I’ve got a secret about The Secret

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I’ve got a secret about The Secret

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Now, I’m certainly not as astute as Sherlock Holmes, but I can sense malarkey when it comes to the Law of Attraction. If you aren’t familiar with this pseudoscience yet, the Law of Attraction, which arose out of the New Thought movement, states that one’s mental state emanates energy that sends out messages and attracts similar things; hence positive thoughts will amass positive results, and negative thoughts will be followed by negative results. The biggest selling point of this theory is that if one visualizes an object with full focus, some “Universe” deity will somehow manage to deliver the manifestation of said object.

Needless to say, there is absolutely no scientific basis to the Law of Attraction. Yet it has managed to garner massive popularity due to the 2006 self-help book The Secret, by Rhonda Byrne, touting this “law.” Snake-oil seller Byrne backs up her claims by throwing around scientific jargon like “frequency,” “quantum physics,” and “magnetism.” It’s really a farce, as explained by author and media entrepreneur Jonathan Fields.

The pernicious aspect of this belief is that it condones extreme wishful thinking, rendering people to merely sit around and visualize their goals instead of taking real initiative. The law’s mantra literally goes like this: ask, believe, and receive. It’s a terrible maxim, as it’s just a lazy response to the age-old quest for “the secret to getting whatever you want.”

What’s more, how could this Supreme “Universe” Being differentiate between “positive” and “negative” energy? As humans, we’ve established this dichotomy through biased perspectives. Similarly, Dr. Masaru Emoto’s dubious rice experiment claimed that thanking, insulting, or ignoring three jars of rice with water will lead to fermented, fragrant rice, or moldy rice, or rotten rice, respectively. Author of the popular, but heavily-criticized 1999 book, Messages from Water, Emoto believed that the rice reacts this way because of the positive or negative energies that had been transmitted. Yet, it must be said that negativity is associated with the mold-ridden rice merely because we can’t consume it anymore; apparently it never occurred to Emoto that the growth of new life, fungi, might actually be a good thing.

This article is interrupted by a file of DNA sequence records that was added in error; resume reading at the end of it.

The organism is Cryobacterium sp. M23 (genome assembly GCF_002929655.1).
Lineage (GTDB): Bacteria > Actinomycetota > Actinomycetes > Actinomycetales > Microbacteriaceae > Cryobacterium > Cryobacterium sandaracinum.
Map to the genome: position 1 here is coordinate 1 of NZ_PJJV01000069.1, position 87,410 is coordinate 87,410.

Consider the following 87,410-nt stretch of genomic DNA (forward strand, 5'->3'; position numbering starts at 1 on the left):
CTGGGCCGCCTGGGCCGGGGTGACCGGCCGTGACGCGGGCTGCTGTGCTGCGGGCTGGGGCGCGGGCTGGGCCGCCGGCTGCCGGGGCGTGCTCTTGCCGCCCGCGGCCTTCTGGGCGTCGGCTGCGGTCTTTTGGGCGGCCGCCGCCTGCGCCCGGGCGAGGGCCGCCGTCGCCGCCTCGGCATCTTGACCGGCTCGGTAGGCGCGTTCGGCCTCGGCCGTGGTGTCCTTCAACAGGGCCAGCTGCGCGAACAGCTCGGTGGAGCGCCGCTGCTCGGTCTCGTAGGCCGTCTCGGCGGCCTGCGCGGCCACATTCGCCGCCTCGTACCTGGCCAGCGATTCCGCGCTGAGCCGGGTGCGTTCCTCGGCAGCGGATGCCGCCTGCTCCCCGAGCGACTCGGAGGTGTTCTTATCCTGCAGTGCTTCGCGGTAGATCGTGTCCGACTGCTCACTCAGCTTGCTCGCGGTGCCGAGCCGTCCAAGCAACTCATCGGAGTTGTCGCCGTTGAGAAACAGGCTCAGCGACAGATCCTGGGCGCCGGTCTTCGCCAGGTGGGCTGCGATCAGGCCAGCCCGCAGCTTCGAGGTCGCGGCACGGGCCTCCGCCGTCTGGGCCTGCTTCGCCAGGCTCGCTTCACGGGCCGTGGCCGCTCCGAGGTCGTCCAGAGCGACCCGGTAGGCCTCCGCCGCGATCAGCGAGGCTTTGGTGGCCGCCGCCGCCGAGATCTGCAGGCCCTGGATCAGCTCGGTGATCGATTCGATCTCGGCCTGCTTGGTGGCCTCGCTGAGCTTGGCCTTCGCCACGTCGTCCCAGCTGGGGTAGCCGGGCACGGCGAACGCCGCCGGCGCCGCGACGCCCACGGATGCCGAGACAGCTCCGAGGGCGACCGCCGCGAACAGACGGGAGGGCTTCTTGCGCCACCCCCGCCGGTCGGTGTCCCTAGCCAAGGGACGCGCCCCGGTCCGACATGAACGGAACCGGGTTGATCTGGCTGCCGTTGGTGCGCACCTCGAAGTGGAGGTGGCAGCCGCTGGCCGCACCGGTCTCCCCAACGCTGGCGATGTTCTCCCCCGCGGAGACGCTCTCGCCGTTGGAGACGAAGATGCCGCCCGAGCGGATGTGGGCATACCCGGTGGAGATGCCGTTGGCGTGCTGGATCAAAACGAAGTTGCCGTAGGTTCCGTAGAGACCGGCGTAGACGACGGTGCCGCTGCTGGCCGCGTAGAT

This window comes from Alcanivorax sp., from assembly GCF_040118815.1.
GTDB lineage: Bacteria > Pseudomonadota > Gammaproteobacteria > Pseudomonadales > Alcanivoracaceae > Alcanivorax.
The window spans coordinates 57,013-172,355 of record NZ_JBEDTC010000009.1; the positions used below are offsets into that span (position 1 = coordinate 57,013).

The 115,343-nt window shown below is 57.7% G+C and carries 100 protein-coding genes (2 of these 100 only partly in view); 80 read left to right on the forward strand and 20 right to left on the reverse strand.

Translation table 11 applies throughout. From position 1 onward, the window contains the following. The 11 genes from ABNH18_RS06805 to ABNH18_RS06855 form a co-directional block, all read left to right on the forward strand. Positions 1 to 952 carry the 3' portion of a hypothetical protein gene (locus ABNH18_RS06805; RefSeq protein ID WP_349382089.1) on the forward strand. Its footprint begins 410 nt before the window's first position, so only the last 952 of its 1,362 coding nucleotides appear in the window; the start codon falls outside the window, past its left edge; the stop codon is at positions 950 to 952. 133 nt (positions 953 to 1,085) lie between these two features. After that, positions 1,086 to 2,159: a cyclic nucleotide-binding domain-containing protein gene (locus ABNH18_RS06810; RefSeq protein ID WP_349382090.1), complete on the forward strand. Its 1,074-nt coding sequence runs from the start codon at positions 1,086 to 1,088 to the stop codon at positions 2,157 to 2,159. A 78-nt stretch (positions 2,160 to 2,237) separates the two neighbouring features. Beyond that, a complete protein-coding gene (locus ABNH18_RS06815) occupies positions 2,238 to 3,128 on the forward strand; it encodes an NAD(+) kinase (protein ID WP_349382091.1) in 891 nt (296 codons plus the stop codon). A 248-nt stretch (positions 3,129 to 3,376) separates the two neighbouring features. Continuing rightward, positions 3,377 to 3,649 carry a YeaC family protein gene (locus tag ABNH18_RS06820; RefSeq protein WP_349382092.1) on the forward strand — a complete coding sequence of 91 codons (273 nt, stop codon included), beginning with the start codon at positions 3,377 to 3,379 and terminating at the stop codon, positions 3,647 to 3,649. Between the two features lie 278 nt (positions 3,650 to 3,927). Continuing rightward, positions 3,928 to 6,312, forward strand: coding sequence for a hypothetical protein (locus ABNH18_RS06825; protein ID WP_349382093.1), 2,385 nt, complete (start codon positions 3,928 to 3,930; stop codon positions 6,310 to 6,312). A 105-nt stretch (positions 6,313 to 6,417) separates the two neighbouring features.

Along the same lines, out of galaxies, solar systems, and seven billion human beings, the belief that there is a cosmic deity, listening to your wishes and granting your desires is absolutely ludicrous. (In September the YouTube channel Porta dos Fundos hilariously depicts the absurdity of such a thought.) Santa Claus doesn’t exist! How is the Law of Attraction theory any different? Does the universe provide a gigantic vending machine? Will it grant people’s materialistic desires by delivering objects in parcels from the sky?

Furthermore, cultists who believe in the Law of Attraction never attribute deadly natural disasters or tragedies to “negative energy.” If only little Timmy stopped thinking negatively, would that tsunami never have hit him? Can we justify the death of thousands of starving children in the world by believing they haven’t visualized the prospect of receiving food forcefully enough? In reality, the “theory” endorses victim blaming that not only invalidates the crimes of the culprit, but instills shame on the victims themselves because they didn’t try hard enough.

But, to an extent, I do acknowledge that the “Law of Attraction”—sans the supernatural component—holds some water. The placebo effect, for example, is a phenomenon where a patient undergoes a fake treatment or consumes a harmless pill but receives therapeutic benefits due to the belief that the placebo has curative powers. The expectation that the “medication” will help the patient does indeed come true. However, the placebo effect has been tested under controlled environments and has demonstrated measurable physiological effects through something called science.

Nonetheless, I’m obviously not advocating for the end of positive thinking. Naturally, optimism tends to spur motivation and dedication, which often yield good results. My complaint is the element of mysticism associated with this kind of thought. If you’re a believer of “The Secret,” by all means, I invite you to sit down and visualize the extermination of this article. If you focus hard enough, maybe the Talon gods will eradicate this from the archives. Ha—fat chance.

Sources: thesecret.tv, webmd.com

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